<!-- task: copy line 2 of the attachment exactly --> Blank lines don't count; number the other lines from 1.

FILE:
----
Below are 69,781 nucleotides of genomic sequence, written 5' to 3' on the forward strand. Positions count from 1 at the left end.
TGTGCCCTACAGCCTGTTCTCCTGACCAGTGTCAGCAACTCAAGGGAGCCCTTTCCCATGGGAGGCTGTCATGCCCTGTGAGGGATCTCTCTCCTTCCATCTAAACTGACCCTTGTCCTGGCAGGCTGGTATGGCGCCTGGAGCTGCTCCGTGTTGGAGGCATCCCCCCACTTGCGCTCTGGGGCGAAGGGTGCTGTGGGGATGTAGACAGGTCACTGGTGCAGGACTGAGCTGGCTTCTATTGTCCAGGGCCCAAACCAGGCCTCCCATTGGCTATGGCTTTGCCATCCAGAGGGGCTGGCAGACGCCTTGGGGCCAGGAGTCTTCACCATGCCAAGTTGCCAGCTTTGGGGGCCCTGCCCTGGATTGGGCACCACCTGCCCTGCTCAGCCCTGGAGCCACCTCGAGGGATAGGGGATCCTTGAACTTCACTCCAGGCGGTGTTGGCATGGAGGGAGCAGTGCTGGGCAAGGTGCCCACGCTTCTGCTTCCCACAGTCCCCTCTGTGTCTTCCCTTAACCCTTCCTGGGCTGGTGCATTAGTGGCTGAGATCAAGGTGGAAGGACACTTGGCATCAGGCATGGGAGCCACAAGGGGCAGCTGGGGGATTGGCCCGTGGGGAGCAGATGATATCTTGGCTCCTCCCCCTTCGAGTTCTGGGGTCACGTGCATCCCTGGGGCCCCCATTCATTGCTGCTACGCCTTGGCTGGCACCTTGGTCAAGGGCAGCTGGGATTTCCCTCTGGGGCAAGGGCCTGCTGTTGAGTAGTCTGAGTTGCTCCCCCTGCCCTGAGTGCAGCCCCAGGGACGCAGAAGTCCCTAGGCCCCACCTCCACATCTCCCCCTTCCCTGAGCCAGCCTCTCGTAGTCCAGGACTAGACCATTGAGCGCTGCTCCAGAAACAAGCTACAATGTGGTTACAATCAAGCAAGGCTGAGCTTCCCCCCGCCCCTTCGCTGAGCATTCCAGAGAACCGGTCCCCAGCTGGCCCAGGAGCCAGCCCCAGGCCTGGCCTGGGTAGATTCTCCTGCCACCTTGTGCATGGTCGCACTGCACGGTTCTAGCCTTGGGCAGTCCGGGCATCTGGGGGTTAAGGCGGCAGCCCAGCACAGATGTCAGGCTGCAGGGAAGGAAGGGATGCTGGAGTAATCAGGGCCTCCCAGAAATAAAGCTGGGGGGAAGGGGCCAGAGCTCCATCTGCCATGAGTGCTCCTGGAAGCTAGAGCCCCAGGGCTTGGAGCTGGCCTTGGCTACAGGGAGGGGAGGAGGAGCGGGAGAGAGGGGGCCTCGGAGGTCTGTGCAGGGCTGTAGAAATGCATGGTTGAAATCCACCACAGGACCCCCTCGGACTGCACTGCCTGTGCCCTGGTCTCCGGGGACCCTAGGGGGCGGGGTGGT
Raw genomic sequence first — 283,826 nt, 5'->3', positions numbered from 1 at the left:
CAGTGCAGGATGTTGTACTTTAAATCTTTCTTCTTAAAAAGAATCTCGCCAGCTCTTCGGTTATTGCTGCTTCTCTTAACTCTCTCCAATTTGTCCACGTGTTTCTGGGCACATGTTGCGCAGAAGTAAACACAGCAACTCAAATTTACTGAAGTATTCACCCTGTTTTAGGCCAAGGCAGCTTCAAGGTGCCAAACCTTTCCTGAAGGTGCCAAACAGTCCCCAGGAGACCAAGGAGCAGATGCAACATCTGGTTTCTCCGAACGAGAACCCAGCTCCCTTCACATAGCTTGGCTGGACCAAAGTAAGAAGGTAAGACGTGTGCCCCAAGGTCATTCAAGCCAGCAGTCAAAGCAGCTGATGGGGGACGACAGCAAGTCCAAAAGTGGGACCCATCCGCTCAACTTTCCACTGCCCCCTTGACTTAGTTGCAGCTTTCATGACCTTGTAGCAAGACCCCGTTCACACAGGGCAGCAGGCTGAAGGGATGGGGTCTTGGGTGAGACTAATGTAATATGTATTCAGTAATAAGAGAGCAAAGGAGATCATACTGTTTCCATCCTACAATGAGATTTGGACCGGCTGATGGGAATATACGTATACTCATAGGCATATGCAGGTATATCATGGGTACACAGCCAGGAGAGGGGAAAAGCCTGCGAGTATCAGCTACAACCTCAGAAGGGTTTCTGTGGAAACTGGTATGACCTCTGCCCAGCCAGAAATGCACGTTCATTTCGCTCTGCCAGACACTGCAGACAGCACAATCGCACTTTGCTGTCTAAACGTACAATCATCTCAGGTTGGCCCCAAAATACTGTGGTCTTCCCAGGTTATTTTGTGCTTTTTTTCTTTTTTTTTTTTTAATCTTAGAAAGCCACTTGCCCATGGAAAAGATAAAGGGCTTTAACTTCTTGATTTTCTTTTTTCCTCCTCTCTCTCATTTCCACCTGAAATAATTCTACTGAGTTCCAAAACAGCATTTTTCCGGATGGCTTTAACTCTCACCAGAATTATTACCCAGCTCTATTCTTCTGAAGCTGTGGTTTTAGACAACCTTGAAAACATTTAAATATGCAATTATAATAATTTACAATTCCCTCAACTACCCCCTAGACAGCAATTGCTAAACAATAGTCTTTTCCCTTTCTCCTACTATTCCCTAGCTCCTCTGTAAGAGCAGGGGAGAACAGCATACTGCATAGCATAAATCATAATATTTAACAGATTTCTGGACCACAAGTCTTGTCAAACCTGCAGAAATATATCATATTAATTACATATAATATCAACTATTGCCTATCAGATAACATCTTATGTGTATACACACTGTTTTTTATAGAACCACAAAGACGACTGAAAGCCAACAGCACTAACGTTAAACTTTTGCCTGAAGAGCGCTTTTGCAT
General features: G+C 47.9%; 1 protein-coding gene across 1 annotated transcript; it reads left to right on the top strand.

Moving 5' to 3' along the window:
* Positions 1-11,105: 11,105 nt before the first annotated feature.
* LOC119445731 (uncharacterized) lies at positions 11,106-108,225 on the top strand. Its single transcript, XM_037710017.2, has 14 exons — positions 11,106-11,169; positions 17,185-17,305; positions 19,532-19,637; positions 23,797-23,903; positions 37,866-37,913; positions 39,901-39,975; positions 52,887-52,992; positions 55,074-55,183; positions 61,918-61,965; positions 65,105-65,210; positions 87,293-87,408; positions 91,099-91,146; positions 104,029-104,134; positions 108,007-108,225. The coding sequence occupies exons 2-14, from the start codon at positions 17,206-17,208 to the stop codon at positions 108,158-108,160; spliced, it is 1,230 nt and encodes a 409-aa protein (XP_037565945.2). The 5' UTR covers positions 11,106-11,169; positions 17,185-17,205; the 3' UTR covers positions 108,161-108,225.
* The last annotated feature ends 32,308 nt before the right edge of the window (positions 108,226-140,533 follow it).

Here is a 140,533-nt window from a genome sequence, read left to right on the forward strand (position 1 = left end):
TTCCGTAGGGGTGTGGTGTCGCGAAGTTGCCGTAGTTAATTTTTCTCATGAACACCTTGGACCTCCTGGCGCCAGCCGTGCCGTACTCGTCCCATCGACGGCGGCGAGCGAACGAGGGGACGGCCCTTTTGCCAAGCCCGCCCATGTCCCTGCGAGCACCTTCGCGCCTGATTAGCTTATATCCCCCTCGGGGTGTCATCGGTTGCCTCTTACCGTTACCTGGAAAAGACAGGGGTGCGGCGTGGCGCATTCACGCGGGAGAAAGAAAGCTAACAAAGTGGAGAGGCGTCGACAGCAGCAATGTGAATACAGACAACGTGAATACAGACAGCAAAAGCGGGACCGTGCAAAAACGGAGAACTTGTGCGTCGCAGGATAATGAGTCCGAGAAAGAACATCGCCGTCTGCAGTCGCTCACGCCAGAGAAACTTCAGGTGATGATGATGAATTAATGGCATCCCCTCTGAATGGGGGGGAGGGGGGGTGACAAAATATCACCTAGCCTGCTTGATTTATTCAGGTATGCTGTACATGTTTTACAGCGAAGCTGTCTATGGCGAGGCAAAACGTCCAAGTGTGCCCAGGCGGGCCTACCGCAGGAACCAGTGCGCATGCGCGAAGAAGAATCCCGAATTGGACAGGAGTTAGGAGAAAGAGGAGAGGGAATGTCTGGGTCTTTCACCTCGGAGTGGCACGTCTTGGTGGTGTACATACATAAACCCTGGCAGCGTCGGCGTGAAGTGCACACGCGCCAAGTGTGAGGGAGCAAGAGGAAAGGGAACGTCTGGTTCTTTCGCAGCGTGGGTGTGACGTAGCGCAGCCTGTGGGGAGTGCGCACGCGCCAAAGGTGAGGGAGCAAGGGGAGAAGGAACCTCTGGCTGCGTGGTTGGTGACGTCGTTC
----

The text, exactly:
TGTGCCCTACAGCCTGTTCTCCTGACCAGTGTCAGCAACTCAAGGGAGCCCTTTCCCATGGGAGGCTGTCATGCCCTGTGAGGGATCTCTCTCCTTCCATCTAAACTGACCCTTGTCCTGGCAGGCTGGTATGGCGCCTGGAGCTGCTCCGTGTTGGAGGCATCCCCCCACTTGCGCTCTGGGGCGAAGGGTGCTGTGGGGATGTAGACAGGTCACTGGTGCAGGACTGAGCTGGCTTCTATTGTCCAGGGCCCAAACCAGGCCTCCCATTGGCTATGGCTTTGCCATCCAGAGGGGCTGGCAGACGCCTTGGGGCCAGGAGTCTTCACCATGCCAAGTTGCCAGCTTTGGGGGCCCTGCCCTGGATTGGGCACCACCTGCCCTGCTCAGCCCTGGAGCCACCTCGAGGGATAGGGGATCCTTGAACTTCACTCCAGGCGGTGTTGGCATGGAGGGAGCAGTGCTGGGCAAGGTGCCCACGCTTCTGCTTCCCACAGTCCCCTCTGTGTCTTCCCTTAACCCTTCCTGGGCTGGTGCATTAGTGGCTGAGATCAAGGTGGAAGGACACTTGGCATCAGGCATGGGAGCCACAAGGGGCAGCTGGGGGATTGGCCCGTGGGGAGCAGATGATATCTTGGCTCCTCCCCCTTCGAGTTCTGGGGTCACGTGCATCCCTGGGGCCCCCATTCATTGCTGCTACGCCTTGGCTGGCACCTTGGTCAAGGGCAGCTGGGATTTCCCTCTGGGGCAAGGGCCTGCTGTTGAGTAGTCTGAGTTGCTCCCCCTGCCCTGAGTGCAGCCCCAGGGACGCAGAAGTCCCTAGGCCCCACCTCCACATCTCCCCCTTCCCTGAGCCAGCCTCTCGTAGTCCAGGACTAGACCATTGAGCGCTGCTCCAGAAACAAGCTACAATGTGGTTACAATCAAGCAAGGCTGAGCTTCCCCCCGCCCCTTCGCTGAGCATTCCAGAGAACCGGTCCCCAGCTGGCCCAGGAGCCAGCCCCAGGCCTGGCCTGGGTAGATTCTCCTGCCACCTTGTGCATGGTCGCACTGCACGGTTCTAGCCTTGGGCAGTCCGGGCATCTGGGGGTTAAGGCGGCAGCCCAGCACAGATGTCAGGCTGCAGGGAAGGAAGGGATGCTGGAGTAATCAGGGCCTCCCAGAAATAAAGCTGGGGGGAAGGGGCCAGAGCTCCATCTGCCATGAGTGCTCCTGGAAGCTAGAGCCCCAGGGCTTGGAGCTGGCCTTGGCTACAGGGAGGGGAGGAGGAGCGGGAGAGAGGGGGCCTCGGAGGTCTGTGCAGGGCTGTAGAAATGCATGGTTGAAATCCACCACAGGACCCCCTCGGACTGCACTGCCTGTGCCCTGGTCTCCGGGGACCCTAGGGGGCGGGGTGGT